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Proofs as data

We’ve mentioned that Agda is a proof assistant, i.e. a system in which one can write proofs that can be checked for validity much like one writes code whose validity is checked by a compiler. A proof as we know it is a sequence of formulas, each one could either be an axiom or follow from a bunch of previous formulas by applying some rule of inference.

In Agda and other systems based on the Curry-Howard correspondence there is another notion of proof, where proofs are programs, formulas are types, and a proof is a correct proof of a certain theorem provided the corresponding program has the type of the corresponding formula. In simpler terms, if one claims a proposition, one has to show the proposition (which is a type) is valid. A type can be shown to be valid if one can either construct an object of that type or provide a means (function) to do so.

Thinking from the computer science perspective, a proof of a theorem can be modeled with a tree, where the root is the theorem, the leaves are the axioms, and the inner nodes follow from their parents by a rule of inference.

Figure 1. A tree representation of a proof

While proving a proposition that involves an equality, one may use one side of the equality (say, the right hand side RHS) to prove the other side. We shall see this method, called “equational reasoning”, in detail later.

Figure 2. Proof by equation reasoning
module Types.proofsAsData where

open import Lang.dataStructures

Here we present some examples of how to write simple proofs in Agda.


For example, the <= operator can be defined using induction as consisting of two constructors:

After applying lz sufficient number of times, if we end up at 0 <= x where ltz is invoked, computation terminates and our theorem is proved.

data _<=_ : Set where
  ltz : {n :}  zero <= n
  lt : {m :}  {n :}  m <= n  (succ m) <= (succ n)

infix 4 _<=_

Now, we can use that to prove a bunch of propositions:

idLess₁ : one <= ten
idLess₁ = lt ltz

-- (lt ltz)(one <= ten)
-- ltz (zero <= nine)
-- true

idLess₁₊ : two <= ten
idLess₁₊ = lt (lt ltz)

-- (lt (lt ltz))(two <= ten)
-- (lt ltz)(one <= nine)
-- ltz (zero <= eight)
-- true

idLess₂ : two <= seven
idLess₂ = lt (lt ltz)

idLess₃ : three <= nine
idLess₃ = lt (lt (lt ltz))

If we try to compile something that is not true, the compiler will throw an error:

idLess' : ten <= three
idLess' = lt lt lt lt lt lt lt lt lt ltz,14-16
(_m_30 <= _n_31 → succ _m_30 <= succ _n_31) !=< (nine <= two) of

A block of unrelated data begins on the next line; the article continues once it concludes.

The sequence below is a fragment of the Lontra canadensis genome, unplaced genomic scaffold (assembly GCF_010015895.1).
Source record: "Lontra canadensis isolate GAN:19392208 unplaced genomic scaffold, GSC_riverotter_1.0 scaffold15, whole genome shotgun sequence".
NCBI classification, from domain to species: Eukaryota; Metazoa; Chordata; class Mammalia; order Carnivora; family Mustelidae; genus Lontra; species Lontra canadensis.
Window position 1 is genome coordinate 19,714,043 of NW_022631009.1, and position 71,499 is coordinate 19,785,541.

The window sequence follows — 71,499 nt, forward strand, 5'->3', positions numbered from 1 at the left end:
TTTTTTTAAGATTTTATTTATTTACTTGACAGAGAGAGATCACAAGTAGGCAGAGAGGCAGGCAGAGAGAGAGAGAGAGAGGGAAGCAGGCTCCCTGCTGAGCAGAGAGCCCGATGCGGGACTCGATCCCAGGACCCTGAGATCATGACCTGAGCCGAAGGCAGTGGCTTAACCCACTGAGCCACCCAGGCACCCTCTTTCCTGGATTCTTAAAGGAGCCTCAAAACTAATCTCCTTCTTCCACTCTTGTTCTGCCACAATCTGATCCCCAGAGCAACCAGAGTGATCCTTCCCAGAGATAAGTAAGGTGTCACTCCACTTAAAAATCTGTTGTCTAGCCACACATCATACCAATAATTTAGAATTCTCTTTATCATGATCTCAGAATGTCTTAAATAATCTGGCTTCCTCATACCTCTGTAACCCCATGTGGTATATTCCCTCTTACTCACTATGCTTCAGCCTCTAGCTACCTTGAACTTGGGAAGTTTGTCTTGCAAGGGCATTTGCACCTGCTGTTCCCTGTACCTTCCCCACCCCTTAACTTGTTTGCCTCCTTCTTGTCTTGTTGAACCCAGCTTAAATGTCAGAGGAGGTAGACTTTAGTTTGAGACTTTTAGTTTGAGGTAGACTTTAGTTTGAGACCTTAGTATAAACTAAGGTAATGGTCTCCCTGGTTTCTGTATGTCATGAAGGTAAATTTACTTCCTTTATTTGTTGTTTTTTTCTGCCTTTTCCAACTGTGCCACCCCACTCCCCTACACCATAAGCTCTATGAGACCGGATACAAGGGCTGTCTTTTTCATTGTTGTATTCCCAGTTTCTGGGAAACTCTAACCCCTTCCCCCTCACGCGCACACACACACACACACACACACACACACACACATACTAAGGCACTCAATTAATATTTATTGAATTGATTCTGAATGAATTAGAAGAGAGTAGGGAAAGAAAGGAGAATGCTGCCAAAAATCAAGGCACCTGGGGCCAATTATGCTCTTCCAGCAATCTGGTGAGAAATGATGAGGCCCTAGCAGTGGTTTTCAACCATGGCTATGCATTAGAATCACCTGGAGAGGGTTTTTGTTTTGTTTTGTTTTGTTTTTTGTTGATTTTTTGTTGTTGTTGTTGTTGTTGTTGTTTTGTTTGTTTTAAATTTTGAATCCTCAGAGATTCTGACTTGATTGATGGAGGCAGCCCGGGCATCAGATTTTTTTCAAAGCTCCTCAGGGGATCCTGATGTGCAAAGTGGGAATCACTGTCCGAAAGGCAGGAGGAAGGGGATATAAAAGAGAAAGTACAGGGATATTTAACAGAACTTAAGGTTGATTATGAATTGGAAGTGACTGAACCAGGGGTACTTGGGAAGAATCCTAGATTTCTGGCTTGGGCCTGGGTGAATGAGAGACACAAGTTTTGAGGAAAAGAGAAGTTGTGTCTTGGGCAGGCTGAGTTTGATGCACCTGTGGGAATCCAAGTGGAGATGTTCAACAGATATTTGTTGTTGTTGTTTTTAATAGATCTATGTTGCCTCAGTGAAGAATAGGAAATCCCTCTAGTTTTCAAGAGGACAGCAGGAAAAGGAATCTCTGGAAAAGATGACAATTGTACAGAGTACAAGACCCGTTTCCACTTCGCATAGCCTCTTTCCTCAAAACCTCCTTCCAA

type Set

Odd or Even

The odd or even proofs can be defined as in the previous proof. Here we successively decrement n till we:

data Even : Set
data Odd : Set

data Even where
  zeroIsEven : Even zero
  succ : {n :}  Even n  Even (succ (succ n))

data Odd where
  oneIsOdd : Odd one
  succ : {n :}  Odd n  Odd (succ (succ n))

by which we could prove:

twoisEven : Even two
twoisEven = succ zeroIsEven

isFourEven : Even four
isFourEven = succ (succ zeroIsEven)

isSevenOdd : Odd seven
isSevenOdd = succ (succ (succ oneIsOdd))

Equality of natural numbers

Equality of natural numbers can be proven by successively comparing decrements of them, till we reach 0 = 0. Else the computation never terminates:

data __ : Set where
  eq₀ : zero ≡ zero
  eq :  {n m}  (succ n)(succ m)

Similar for not equals:

data __ : Set where
  neq₀ :  n  n ≠ zero
  neq₁ :  m  zero ≠ m
  neq :  { n m }  (succ n)(succ m)

Belongs to

To prove that a particular element of type A belongs to a list List' of type A, we require:

where list₁ is list without y.

data __ {A : Set}(x : A) : List A  Set where
  refl :  {xs}  x ∈ (x :: xs)
  succ∈ :  {y xs}  x ∈ xs  x ∈ (y :: xs)

infixr 4 __


theList : List ℕ
theList = one :: two :: four :: seven :: three :: []

threeIsInList : three ∈ theList
threeIsInList = succ∈ (succ∈ (succ∈ (succ∈ refl)))

Curry-Howard Isomorphism

The relationship we saw earlier between formal proofs and computer programs is called the Curry-Howard isomorphism, also known as the Curry-Howard correspondence. This states that a proof is a program and the formula it proves is the type of the program. Broadly, they discovered that logical operations have analogues in types as can be seen below:

Type Theory Logic
A proposition
x : A proof
ϕ, 1 ⟂, ⊤
A × B A ∧ B (and / conjunction)
A + B A ∨ B (or / disjunction)
A → B A ⟹ B (implication)
x : A ⊢ B(x) predicate
x : A ⊢ b : B(x) conditional proof
\(\Pi_{x:A} B(x)\) ∀ x B(x)
\(\Sigma_{x:A} B(x)\) ∃ x B(x)
\(p : x =_A y\) proof of equality
\(\Sigma_{x,y:A} x =_A y\) equality relation

Kinds of Type Theories